If you look up Sheryl Sandberg on Google trends you will a notice a few key spikes–when she initially became the COO of Facebook in 2008, a story in the Christian Science Monitor on her making $30 million in 2011, a profile in Forbes on her path to being a billionaire in 2012, and most prominently, her book being published this week called Lean In. During this time period she also performed a TED talk which has been viewed over two million times, a commencement address at Barnard College viewed over one hundred thousand times, and has been profiled on a recent front page article on CNN.
Through each of these venues Sandberg’s “lean in” philosophy for women’s careers has generated the most buzz. Like Yahoo’s CEO Marissa Mayer who was recently in the media spotlight for disallowing employees to work from home, Sandberg has been both championed and criticized for wanting women to lean into their careers as much as possible until they actually have a decision to lean out. She emboldens women “don’t leave before you leave,” meaning put the pedal to the career metal completely until you forced not too due to having a family or other life decisions. In other words, Sandberg wants women to not plan for a future of taking a step back in their work lives when that future does not exist yet.
Like Mayer, Sandberg has received a great deal of criticism for her attitudes towards women’s career development–criticisms that usually highlight either a) her philosophy being simplistic or b) her philosophy coming from a place of privilege. Sandberg was raised in a privileged family, attended Harvard for undergraduate and graduate school, is married to the CEO of SurveyMonkey, and is able to give her two children the best child care humanly possible.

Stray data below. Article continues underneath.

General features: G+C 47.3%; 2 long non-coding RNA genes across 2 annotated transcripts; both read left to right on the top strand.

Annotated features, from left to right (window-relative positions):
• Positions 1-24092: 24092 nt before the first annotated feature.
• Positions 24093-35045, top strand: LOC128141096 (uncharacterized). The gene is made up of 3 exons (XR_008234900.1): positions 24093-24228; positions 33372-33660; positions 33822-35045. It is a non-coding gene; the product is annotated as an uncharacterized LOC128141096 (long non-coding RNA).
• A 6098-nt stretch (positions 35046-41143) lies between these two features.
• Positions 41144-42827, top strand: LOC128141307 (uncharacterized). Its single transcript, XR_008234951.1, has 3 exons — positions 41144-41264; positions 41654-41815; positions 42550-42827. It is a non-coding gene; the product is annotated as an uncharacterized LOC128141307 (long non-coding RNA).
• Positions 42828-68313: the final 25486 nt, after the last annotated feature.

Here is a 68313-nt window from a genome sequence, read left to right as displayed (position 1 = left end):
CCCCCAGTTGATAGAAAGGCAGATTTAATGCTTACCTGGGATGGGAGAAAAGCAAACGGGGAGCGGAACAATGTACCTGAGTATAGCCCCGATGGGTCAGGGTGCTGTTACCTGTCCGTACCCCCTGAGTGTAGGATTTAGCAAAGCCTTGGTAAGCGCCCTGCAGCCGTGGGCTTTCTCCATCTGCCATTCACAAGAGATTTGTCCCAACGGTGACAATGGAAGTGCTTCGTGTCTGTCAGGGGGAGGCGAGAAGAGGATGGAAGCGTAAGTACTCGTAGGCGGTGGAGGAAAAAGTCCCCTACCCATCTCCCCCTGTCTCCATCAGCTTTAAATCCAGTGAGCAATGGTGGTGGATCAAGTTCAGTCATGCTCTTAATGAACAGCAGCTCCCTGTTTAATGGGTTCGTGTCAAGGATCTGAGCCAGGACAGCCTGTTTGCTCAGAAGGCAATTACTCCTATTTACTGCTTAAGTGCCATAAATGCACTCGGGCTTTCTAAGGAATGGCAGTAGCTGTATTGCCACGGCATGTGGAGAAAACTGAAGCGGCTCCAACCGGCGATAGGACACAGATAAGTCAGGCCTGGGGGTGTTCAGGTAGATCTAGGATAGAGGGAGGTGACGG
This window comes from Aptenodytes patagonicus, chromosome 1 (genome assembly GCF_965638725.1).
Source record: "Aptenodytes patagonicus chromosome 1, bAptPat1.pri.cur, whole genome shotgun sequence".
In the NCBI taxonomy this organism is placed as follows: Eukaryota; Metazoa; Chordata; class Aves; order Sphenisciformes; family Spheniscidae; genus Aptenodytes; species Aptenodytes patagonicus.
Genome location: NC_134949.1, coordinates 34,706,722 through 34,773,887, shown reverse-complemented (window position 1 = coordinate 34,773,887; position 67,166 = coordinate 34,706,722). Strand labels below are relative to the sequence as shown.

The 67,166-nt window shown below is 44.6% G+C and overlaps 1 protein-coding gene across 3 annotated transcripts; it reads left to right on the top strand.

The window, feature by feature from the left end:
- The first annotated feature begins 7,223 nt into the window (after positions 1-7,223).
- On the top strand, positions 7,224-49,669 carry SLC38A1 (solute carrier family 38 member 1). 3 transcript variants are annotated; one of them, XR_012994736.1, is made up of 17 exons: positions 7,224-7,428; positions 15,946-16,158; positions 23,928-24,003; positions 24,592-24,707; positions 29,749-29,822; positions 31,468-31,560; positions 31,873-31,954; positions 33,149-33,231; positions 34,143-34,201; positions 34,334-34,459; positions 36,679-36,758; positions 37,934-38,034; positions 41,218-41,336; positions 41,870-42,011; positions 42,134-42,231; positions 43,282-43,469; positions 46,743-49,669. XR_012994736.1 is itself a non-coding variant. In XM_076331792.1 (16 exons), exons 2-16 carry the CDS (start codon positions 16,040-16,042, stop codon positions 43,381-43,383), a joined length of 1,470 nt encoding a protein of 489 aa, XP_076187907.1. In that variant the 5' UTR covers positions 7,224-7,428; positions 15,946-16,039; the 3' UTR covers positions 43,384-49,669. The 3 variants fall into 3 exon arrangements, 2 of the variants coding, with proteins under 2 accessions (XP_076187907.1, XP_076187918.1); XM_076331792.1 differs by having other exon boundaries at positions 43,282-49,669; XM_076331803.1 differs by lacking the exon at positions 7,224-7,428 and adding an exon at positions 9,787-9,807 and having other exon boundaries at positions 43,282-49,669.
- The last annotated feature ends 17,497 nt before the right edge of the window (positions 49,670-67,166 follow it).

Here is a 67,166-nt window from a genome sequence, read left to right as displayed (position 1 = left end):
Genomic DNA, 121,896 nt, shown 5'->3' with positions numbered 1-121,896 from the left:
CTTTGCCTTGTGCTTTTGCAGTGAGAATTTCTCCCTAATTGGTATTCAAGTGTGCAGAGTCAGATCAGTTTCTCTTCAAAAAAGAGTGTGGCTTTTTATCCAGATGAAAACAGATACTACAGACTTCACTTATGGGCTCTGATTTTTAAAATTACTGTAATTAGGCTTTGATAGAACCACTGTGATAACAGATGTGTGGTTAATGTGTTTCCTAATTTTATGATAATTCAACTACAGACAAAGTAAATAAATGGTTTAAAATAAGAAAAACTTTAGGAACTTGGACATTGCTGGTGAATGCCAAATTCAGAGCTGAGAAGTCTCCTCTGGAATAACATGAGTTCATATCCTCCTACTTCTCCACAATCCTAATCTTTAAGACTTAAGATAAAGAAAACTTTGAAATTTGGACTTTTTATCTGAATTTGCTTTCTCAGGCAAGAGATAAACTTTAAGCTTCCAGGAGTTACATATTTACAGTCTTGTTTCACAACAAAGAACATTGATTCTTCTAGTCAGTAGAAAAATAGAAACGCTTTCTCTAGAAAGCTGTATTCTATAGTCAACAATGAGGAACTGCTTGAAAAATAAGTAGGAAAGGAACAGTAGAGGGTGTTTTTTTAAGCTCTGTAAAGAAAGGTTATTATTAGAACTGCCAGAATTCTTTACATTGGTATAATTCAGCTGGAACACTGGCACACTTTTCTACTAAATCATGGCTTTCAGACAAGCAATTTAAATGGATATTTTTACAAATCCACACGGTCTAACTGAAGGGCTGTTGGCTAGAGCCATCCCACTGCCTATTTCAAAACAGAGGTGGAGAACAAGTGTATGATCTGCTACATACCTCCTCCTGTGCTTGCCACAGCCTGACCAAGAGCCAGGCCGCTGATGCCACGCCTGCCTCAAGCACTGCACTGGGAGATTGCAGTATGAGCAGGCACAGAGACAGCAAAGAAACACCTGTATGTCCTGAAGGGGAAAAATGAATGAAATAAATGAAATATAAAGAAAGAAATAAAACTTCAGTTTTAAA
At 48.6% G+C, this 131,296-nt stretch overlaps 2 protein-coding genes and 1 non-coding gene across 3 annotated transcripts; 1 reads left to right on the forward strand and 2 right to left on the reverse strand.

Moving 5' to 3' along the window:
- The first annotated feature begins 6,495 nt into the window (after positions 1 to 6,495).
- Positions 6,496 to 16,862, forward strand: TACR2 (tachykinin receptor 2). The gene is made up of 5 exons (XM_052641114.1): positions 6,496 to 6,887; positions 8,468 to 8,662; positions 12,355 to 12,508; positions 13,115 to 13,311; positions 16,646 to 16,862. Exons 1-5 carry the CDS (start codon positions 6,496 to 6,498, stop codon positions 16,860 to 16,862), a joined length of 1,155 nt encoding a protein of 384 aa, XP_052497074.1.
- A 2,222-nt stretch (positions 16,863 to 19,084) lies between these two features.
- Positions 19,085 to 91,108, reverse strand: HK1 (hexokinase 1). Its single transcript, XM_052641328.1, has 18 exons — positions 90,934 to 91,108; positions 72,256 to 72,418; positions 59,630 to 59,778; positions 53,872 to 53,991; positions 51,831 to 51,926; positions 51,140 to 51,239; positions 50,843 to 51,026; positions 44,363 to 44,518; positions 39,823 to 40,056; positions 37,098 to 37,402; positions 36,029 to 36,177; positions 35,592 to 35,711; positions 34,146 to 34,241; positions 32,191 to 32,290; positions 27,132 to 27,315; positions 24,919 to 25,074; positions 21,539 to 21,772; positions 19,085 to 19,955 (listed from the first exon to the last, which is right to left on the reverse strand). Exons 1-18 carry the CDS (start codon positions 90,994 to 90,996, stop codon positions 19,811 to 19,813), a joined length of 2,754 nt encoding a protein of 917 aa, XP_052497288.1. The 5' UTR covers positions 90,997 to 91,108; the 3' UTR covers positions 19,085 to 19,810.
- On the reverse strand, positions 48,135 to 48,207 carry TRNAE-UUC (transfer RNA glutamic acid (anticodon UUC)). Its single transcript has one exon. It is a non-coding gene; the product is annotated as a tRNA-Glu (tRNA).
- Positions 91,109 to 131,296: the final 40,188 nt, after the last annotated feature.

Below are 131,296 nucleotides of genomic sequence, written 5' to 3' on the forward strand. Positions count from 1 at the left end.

Sandberg’s vision for what would help women be more successful in their careers is certainly a biased one. Like anybody who is extremely successful, it is only natural for Sandberg to look at what she did or didn’t do to get there and make recommendations based on personal experience. But is seems that Sandberg’s success has actually hurt her in the eyes of critics. Maybe analogous to Anne Hathaway, Sandberg’s extreme career success combined with the fact that she leaves work at 5:30 every day makes her too unrelateable, and as such distorts her message.
So what do we want then from Sheryl Sandberg? To be a vocal advocate for what she believes is a path for women’s career success or to be an anonymous COO of a fortune 500 company who doesn’t feel it is her right to speak up? Personally, I love that Sandberg is getting the word out. In a society where men still dominate most of the power positions, I care less about whether Sandberg is privileged and more about her personal insights, however biased they may be. Sure, not all of us are going to have a 9,000 square foot mansion. But isn’t it just as good that the only COO you can probably name right now is a woman?